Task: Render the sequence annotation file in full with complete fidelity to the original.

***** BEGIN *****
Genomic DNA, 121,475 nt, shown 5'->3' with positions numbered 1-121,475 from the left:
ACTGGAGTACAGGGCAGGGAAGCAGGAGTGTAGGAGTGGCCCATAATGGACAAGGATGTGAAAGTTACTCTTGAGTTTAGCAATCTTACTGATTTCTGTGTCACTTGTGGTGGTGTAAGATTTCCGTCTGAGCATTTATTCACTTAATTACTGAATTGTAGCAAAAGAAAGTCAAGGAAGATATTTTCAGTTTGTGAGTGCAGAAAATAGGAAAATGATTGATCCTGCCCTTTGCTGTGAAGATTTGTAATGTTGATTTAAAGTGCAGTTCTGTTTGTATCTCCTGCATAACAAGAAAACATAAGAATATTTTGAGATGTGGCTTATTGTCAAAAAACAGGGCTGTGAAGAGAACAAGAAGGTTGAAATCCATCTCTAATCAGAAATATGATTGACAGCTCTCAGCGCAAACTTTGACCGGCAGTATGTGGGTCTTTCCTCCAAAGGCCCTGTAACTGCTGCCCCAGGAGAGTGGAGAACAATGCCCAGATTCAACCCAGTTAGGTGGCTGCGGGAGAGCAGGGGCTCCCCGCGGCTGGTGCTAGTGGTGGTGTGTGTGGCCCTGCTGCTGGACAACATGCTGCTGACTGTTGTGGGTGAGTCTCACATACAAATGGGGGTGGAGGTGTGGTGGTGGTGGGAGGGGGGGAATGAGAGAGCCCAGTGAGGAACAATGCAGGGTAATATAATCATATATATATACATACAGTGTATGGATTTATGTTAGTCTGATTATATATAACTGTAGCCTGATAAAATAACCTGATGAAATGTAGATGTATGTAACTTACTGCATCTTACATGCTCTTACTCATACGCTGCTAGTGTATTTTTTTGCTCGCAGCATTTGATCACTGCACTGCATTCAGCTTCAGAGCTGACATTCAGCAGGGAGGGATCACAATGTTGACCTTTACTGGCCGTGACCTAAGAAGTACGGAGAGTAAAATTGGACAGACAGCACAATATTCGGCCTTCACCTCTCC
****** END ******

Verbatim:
Genomic DNA, 121,475 nt, shown 5'->3' with positions numbered 1-121,475 from the left:
ACTGGAGTACAGGGCAGGGAAGCAGGAGTGTAGGAGTGGCCCATAATGGACAAGGATGTGAAAGTTACTCTTGAGTTTAGCAATCTTACTGATTTCTGTGTCACTTGTGGTGGTGTAAGATTTCCGTCTGAGCATTTATTCACTTAATTACTGAATTGTAGCAAAAGAAAGTCAAGGAAGATATTTTCAGTTTGTGAGTGCAGAAAATAGGAAAATGATTGATCCTGCCCTTTGCTGTGAAGATTTGTAATGTTGATTTAAAGTGCAGTTCTGTTTGTATCTCCTGCATAACAAGAAAACATAAGAATATTTTGAGATGTGGCTTATTGTCAAAAAACAGGGCTGTGAAGAGAACAAGAAGGTTGAAATCCATCTCTAATCAGAAATATGATTGACAGCTCTCAGCGCAAACTTTGACCGGCAGTATGTGGGTCTTTCCTCCAAAGGCCCTGTAACTGCTGCCCCAGGAGAGTGGAGAACAATGCCCAGATTCAACCCAGTTAGGTGGCTGCGGGAGAGCAGGGGCTCCCCGCGGCTGGTGCTAGTGGTGGTGTGTGTGGCCCTGCTGCTGGACAACATGCTGCTGACTGTTGTGGGTGAGTCTCACATACAAATGGGGGTGGAGGTGTGGTGGTGGTGGGAGGGGGGGAATGAGAGAGCCCAGTGAGGAACAATGCAGGGTAATATAATCATATATATATACATACAGTGTATGGATTTATGTTAGTCTGATTATATATAACTGTAGCCTGATAAAATAACCTGATGAAATGTAGATGTATGTAACTTACTGCATCTTACATGCTCTTACTCATACGCTGCTAGTGTATTTTTTTGCTCGCAGCATTTGATCACTGCACTGCATTCAGCTTCAGAGCTGACATTCAGCAGGGAGGGATCACAATGTTGACCTTTACTGGCCGTGACCTAAGAAGTACGGAGAGTAAAATTGGACAGACAGCACAATATTCGGCCTTCACCTCTCC